Here’s why Bill Maher got the black national anthem wrong

With predictable bravado, on a recent episode of his eponymous show, Bill Maher doubled down on his frustration with the NFL’s decision to play the black national anthem with the “Star Spangled Banner” ahead of the 2021 Championship games. (apparently as part of its 10- a year, $ 250 million pledge to fight racism and promote racial equality). Maher seems to take offense at the very existence of the black national anthem, insisting that it takes us back in time and that there should only be one national anthem. One can only wonder if Maher also has a problem with the June 10 celebration or with a pride flag. After all, we can’t recognize two different independence days or recognize more than one flag, can we?

Maher’s previous insistence that having a black national anthem is a potentially harmful form of re-segregation sparked outrage from Whoopi Goldberg, so Maher responded to his comments by boldly and arrogantly saying: opinion on the hymn is, that’s all. It’s the right one. We shouldn’t have two. At first glance, this may seem like an admirable position, but the truth is that, like many anti-racist topics, this one is much more nuanced and complex, and again, it is dead wrong.

The black national anthem is not the problem. This is the symptom of the problem. The solution is not to get rid of a hymn. The solution is to create a truly just society devoid of conditions that have made black people in America feel the need to write their own hymn in order to truly feel included.

How we got here

Consider some hard facts. Since black slavery began in this country in 1619, we have experienced 349 years of race-based, legal and government-sanctioned discrimination, followed by just 53 years without. True, this oppression has evolved and changed over time – from movable slavery to lynching / convict hire to Jim Crow – but everything has been codified by law no doubt until at least the Fair Housing Act of 1968. In other words, 53 years represents only 13% of the total time (since 1619), so for blacks and brunettes, life in America without this overt discrimination / subjugation has been a fairly new phenomenon. With this story, it should come as no surprise that there are deep and lasting remnants and impacts of this white supremacist system that have created long-lasting racial divisions, barriers and challenges.

Consider an imperfect analogy. Imagine a couple married for 15 years, but for the first 13 years (87% of marriage) the husband was openly sexist and violent. Then, for the last two years, he decides he wants an equal marriage and tells her he’s offended that she continues to sleep in a separate room. Naturally, before even considering cohabitation, she would expect a significant investment in marriage therapy and active work to recognize and repair past damage. Likewise, many black and brown people continue to navigate a legacy of oppression compounded by continued systemic racism, and doing so authentically means embracing certain spaces and traditions specially designed for us, given a history of oppression. well documented racial hostility.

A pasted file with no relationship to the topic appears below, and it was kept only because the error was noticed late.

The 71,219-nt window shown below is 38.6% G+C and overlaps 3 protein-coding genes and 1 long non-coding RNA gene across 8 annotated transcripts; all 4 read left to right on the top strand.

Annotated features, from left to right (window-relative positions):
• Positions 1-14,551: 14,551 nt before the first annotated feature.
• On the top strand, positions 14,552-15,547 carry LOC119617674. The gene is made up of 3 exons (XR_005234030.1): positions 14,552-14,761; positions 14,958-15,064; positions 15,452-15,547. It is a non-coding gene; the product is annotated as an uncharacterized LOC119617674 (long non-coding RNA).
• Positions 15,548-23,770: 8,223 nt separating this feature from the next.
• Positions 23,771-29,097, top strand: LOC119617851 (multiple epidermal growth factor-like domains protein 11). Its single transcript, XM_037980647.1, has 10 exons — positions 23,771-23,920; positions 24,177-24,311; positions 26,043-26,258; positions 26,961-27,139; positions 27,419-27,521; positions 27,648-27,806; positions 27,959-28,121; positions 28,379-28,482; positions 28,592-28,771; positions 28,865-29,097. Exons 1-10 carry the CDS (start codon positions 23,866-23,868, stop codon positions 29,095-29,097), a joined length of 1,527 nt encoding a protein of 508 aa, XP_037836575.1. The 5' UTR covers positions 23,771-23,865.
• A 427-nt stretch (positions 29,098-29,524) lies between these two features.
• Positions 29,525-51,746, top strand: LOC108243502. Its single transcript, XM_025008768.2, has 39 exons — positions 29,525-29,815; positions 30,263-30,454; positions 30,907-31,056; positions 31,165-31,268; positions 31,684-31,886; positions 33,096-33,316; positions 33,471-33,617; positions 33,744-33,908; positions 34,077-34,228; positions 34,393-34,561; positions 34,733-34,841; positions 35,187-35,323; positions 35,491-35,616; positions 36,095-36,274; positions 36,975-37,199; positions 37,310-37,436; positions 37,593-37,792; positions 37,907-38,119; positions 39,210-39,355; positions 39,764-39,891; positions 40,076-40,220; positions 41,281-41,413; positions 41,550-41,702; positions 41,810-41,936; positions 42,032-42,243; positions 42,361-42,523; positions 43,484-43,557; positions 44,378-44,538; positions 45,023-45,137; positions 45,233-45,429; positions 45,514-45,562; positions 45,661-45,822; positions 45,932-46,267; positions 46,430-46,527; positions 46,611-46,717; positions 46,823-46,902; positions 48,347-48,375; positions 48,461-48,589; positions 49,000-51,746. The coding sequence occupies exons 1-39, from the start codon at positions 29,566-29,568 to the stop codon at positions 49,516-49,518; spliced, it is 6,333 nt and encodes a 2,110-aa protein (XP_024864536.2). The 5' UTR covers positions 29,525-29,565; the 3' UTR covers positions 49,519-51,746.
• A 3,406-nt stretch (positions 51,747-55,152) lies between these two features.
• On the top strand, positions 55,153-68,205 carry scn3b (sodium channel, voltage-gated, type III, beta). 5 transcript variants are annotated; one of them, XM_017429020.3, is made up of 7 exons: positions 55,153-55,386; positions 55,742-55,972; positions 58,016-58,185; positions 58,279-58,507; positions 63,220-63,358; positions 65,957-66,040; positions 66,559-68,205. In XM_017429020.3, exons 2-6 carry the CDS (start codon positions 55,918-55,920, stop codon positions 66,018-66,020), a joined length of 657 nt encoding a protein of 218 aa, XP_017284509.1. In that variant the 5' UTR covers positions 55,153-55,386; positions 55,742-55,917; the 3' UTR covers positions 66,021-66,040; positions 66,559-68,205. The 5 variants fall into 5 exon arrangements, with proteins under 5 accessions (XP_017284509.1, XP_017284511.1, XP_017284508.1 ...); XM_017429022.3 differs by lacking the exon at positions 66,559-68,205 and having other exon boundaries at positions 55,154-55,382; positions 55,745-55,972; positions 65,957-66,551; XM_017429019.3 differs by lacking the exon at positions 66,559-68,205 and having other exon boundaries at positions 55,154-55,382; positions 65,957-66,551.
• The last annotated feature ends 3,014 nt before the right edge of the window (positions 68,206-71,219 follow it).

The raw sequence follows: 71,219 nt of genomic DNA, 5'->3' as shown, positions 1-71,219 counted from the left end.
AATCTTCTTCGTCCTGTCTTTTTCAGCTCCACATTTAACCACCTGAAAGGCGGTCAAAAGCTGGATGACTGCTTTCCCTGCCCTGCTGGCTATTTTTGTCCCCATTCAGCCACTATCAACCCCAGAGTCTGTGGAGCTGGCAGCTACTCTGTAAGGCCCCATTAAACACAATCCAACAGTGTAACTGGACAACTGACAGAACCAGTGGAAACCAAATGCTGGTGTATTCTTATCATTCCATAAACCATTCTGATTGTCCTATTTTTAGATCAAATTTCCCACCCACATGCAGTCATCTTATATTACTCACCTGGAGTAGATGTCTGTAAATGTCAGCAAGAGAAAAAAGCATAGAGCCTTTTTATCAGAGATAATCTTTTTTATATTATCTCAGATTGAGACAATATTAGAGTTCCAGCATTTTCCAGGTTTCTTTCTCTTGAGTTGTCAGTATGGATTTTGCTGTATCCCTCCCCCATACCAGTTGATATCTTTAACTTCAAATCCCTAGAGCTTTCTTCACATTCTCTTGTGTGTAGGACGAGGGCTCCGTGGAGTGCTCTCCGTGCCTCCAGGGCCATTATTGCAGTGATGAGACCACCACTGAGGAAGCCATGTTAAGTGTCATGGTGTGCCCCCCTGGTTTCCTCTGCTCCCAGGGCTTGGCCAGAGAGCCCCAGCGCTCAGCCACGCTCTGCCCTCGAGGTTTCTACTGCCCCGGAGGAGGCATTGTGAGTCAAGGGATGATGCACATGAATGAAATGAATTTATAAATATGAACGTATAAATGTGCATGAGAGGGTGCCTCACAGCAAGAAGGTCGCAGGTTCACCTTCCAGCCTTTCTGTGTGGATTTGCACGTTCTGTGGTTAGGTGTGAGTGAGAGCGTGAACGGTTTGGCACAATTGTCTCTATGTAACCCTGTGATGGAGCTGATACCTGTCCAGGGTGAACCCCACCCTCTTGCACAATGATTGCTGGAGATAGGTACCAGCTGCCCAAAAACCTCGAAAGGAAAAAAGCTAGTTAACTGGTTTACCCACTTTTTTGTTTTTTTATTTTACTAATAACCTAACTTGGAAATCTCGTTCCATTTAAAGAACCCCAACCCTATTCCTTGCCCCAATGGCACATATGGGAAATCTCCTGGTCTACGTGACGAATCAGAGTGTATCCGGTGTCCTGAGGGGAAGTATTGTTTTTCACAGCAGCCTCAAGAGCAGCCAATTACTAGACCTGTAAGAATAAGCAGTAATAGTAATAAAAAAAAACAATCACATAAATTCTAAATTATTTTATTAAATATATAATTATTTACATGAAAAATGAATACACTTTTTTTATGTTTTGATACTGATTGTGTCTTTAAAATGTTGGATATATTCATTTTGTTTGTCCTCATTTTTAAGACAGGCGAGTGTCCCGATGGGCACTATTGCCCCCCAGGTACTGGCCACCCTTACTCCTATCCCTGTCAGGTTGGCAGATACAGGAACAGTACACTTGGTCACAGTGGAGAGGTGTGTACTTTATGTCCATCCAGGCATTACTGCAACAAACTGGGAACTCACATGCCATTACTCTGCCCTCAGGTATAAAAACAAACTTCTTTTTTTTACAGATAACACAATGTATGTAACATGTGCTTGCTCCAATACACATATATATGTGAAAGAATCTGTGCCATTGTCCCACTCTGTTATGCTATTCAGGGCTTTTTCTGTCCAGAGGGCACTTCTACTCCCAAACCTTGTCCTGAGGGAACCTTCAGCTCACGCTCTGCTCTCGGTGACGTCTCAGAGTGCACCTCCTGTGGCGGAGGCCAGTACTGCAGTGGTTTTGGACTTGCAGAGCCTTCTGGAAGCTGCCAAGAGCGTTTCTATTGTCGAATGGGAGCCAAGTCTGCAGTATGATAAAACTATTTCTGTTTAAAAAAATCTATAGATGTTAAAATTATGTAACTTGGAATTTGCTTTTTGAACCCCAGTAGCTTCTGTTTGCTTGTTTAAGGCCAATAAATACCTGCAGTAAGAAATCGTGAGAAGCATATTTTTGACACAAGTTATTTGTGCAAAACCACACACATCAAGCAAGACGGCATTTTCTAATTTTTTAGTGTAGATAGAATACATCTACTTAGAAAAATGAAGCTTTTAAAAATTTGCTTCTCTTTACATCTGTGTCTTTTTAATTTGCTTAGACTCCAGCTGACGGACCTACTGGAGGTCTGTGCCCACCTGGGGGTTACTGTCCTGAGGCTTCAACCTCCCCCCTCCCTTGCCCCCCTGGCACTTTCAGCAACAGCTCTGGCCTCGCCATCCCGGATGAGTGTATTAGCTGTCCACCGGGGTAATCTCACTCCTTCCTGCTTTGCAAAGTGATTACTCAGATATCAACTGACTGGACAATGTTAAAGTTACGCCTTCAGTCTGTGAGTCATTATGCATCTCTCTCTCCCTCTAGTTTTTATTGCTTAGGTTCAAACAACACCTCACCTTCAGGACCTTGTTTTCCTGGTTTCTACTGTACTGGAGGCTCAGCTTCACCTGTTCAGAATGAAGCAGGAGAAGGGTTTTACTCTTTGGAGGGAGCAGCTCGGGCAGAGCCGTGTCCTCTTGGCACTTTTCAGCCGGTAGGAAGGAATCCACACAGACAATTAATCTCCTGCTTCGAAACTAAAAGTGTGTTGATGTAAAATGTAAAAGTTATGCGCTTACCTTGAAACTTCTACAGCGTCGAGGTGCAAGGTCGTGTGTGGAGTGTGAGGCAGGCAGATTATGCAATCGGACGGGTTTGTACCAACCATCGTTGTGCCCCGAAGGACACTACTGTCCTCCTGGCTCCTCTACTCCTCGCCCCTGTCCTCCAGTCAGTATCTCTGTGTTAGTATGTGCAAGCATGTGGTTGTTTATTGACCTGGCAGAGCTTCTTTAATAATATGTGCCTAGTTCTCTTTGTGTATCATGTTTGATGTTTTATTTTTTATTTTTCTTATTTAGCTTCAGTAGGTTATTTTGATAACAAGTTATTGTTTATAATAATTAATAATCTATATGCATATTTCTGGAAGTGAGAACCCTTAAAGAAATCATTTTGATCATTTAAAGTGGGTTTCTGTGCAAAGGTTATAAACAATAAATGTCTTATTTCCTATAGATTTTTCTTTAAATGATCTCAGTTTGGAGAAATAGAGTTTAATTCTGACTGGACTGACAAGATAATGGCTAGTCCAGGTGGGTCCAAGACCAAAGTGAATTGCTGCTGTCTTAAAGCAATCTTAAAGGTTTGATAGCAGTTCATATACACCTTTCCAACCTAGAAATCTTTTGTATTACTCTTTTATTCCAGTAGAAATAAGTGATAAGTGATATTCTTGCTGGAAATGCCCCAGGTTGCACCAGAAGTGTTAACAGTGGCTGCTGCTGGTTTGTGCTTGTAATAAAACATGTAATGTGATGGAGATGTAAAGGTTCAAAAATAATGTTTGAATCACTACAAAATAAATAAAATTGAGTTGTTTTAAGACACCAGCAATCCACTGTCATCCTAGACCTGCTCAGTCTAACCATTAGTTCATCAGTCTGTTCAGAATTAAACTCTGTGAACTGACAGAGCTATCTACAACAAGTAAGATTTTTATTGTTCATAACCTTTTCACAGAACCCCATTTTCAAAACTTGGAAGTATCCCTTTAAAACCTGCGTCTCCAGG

How it often manifests itself in the workplace

While Maher may have a more visible platform, he is certainly not the only one (of any racial background) to address this ‘having race specific groups / activities / events is a step forward’ mentality. back and actually promotes racism ”. Indeed, many leaders are similarly outraged when a group of employees want to create an employee resource group for Latin, Native, Asian or Black employees. What they fail to realize is that these groups offer tremendous support to historically marginalized racial groups, just as pride parades and women’s conferences often offer targeted support and celebration to these often underprivileged groups. represented.

While for some leaders it can be disconcerting to be approached about creating a new racially targeted affinity group – as they might interpret the request as “unnecessary segregation” – a leader with increased levels of racial literacy and humility would oppose this impulse. and instead consider questions such as “Why do they feel the need to form such a group?” “” How are they not supported? “How could this affinity group become a vehicle to signal our support to all staff and possibly help enrich our community at large?” “

Part of the danger of this color blind “just recognize a hymn” mentality is that it oversimplifies the problem and makes us settle for performative “solutions” that do not address the root causes or satisfy the problem. real need for reparation and reconciliation. . While the post-George Floyd racial calculus has prompted many companies to commit to racial equity like never before, the truth is that many of those commitments have been performing at their best, with organizations taking a few very steps. visible to check the boxes without any sustained and serious issues. action aimed at eradicating racism and creating a culture of equity.

Why celebrating the black national anthem is a step forward, not back